Posted on Saturday 22 January 2011 byUlster Business
Medical products manufacturer TG Eakin may not be a household name in Northern Ireland, but the company has grown in to one of the region's most successful export businesses under the leadership of Managing Director Jeremy Eakin
It is important to Jeremy Eakin that the company he runs is an enjoyable place to work.
Based on the Ballystockart Road near Comber, the company was originally formed by pharmacist Tom Eakin, Jeremy's father, in 1974. It manufactures high-quality skin protection products for use in stoma and wound care.
The products developed by Tom Eakin were initially sold by another company under its own brand name, and it stayed that way until the early 1990s when the firm decided to expand by exporting and increasing R&D. In 2007, it acquired Pelican Healthcare a Cardiff-based supplier and manufacturer of specialist stoma and feminine health products.
It now exports to 30 countries, with key markets being the developed Western countries in Europe, North America and Australasia.
That export success led to the firm winning the Queen's Award for Enterprise last year, and Jeremy Eakin says it was recognition for its loyal and dedicated staff.
"It's good for a bit of publicity, it's good for customer relations, it's great for staff because especially in manufacturing people sitting in factories making the products don't tend to get a lot of recognition for what you do."
Eakin says he wants to retain the family business ethos created by his father, who remains involved with the company's R&D department.
"Something I feel very strongly about is that it must be a nice place to work. When I left university I went to work for a large company and really didn't like the culture of a big impersonal organisation. I came to work in the family business and really valued it and it is something I want to maintain," he said.
"We don't have lots of layers of management. There's a lot of staff socialising, we go go-karting and paintballing. The whole factory had a weekend away in the Slieve Donard in September. We generally have a lot of fun.
"The bottom line is you spend a third of your life in work, why come somewhere every day where you are miserable? Okay you've got to get paid, but you've got to enjoy it while you're here. I really believe that. Nobody should be working somewhere that makes them miserable."
When it outgrew premises in Dundonald the company converted the disused primary school at its current location into its main factory. Conveniently only five minutes drive from his family home in Dundonald, Eakin says he wants to keep the firm's headquarters in Comber, but is already having to rent warehousing space in Castlereagh.
"We are desperately in need of expansion and I think we will be able to do it at this site. In the short term we had to put some of our production and jobs into Cardiff. But the aim is that this is the group hub and we would prefer not to move. We want to double the size of this place hopefully by 2012."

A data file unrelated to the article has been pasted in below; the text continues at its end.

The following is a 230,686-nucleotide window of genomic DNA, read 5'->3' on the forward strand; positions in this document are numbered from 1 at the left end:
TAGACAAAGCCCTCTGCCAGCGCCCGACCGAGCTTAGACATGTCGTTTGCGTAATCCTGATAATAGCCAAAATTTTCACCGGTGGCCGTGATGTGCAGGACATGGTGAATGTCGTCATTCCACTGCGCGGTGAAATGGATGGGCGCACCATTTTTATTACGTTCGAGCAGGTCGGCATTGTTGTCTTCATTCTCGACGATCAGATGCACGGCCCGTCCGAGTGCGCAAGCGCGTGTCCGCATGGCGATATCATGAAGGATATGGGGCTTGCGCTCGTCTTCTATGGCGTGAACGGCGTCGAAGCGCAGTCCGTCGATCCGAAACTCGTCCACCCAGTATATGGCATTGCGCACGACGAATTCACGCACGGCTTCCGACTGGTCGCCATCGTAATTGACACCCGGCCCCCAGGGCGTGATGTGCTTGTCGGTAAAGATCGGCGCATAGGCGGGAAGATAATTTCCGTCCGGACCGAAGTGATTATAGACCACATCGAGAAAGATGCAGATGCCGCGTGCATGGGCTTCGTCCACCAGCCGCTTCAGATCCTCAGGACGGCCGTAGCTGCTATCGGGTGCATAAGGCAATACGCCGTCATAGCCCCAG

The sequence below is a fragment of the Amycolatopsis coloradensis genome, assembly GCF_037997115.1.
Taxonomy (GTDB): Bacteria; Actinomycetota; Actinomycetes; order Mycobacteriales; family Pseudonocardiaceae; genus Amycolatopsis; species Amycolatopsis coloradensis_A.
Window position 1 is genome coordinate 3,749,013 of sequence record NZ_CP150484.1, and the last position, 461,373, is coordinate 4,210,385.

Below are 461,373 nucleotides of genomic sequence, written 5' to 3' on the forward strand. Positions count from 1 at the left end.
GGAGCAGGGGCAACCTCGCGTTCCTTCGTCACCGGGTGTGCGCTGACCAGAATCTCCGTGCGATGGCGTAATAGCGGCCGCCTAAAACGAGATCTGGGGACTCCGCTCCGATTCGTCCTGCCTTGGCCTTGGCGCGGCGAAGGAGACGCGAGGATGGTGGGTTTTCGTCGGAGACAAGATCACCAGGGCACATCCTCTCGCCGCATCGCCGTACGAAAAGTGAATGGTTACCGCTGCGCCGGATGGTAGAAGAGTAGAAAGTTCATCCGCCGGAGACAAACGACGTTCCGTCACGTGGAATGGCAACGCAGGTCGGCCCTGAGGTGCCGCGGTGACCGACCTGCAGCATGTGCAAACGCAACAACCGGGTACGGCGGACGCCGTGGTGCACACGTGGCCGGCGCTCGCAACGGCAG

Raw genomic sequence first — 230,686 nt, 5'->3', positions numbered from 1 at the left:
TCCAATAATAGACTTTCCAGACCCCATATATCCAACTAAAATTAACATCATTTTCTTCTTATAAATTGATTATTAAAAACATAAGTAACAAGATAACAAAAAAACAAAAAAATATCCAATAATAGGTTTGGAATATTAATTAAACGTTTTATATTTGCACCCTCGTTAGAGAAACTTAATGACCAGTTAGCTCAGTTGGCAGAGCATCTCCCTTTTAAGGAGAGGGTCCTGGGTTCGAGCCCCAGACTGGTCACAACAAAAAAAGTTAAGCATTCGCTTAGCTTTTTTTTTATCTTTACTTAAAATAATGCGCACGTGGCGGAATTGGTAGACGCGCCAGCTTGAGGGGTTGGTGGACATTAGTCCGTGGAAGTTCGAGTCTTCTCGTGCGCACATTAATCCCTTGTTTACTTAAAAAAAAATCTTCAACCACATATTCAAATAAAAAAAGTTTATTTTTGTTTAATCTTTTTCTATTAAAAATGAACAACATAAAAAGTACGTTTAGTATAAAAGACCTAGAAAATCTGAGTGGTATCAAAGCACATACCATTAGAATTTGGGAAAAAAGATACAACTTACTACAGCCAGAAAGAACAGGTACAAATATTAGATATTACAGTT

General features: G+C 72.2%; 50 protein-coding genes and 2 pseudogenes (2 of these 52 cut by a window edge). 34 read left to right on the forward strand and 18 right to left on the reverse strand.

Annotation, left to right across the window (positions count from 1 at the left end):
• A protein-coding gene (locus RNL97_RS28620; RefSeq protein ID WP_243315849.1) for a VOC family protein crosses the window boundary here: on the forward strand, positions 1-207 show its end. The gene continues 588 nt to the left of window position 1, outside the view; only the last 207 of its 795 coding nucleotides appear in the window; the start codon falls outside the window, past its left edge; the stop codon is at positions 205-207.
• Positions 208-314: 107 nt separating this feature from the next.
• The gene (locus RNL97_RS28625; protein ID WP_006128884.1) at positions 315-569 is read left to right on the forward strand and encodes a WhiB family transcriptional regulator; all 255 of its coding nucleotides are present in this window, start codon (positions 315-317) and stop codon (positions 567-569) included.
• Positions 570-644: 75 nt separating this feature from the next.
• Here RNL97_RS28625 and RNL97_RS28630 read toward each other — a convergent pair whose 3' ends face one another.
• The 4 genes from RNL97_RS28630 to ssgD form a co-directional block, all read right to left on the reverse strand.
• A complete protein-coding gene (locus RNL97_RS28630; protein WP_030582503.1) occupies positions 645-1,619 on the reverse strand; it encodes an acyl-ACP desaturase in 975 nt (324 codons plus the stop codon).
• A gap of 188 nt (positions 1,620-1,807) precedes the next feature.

That need for expansion confirms that the business is performing extremely well, and Eakin is positive about what 2011 holds.
"I am very optimistic because we are on the crest of a wave and there's no indication we'll fall off that. Our sales are growing, we have great new products that have been well received. I can see good, manageable growth for the next 5-10 years," he said.
"After saying that it is going to be much more challenging and we are going to have to fight for our sales because as you grow and become more successful your competitors grow sharper teeth.
"Even before the world economic climate changed, we were noticing that in many countries governments have clamped down on the price they are prepared to pay for our products, so our margins are getting tighter.
"It is forcing us to be more cost aware and productive, but we are good at that. We have a good history of reinvesting to automate and improve production methods and I'm confident we'll be able to do that without moving our production to China, which is what all our competitors have done."
While the firm has never had problems recruiting in R&D, sales and marketing or finance, Eakin says Northern Ireland's benefits culture has often made it hard to recruit for manual production jobs.
"Ask anyone in manufacturing they will tell you the same thing. We wouldn't be based in Northern Ireland now if Polish workers hadn't come to Northern Ireland five or six years ago, simple as that. We couldn't have survived," he explained.
"The situation is improving due to the increase in unemployment. The people we have got are fantastic, there are some real gems. But there are a lot of people who fill out applications because they have to and don't turn up for interviews."
The manufacturer has received some support from Invest NI, but Eakin is not fully convinced by the economic development agency's approach.
"If you are in debt or not making much money Invest NI are keen to help. In the years when we've been profitable or built up some reserves in anticipation of an investment, Invest NI look at your accounts and say you can fund it yourself, we're not going to help you. In terms of financial assistance we got no help until we bought Pelican and they have agreed to help us with some R&D projects."
He adds: "I think they focus too much on high profile news stories, such as bringing in an American company that brings a lot of short terms jobs. I think they'd be far better focusing on indigenous companies that started here, that are doing well. We're not going to move away. We own this company, our roots are here, our families are here. I'm not going to move to Slovakia to live, whereas some American board that's put a plant in Belfast can easily make a decision to switch it to Timbuktu."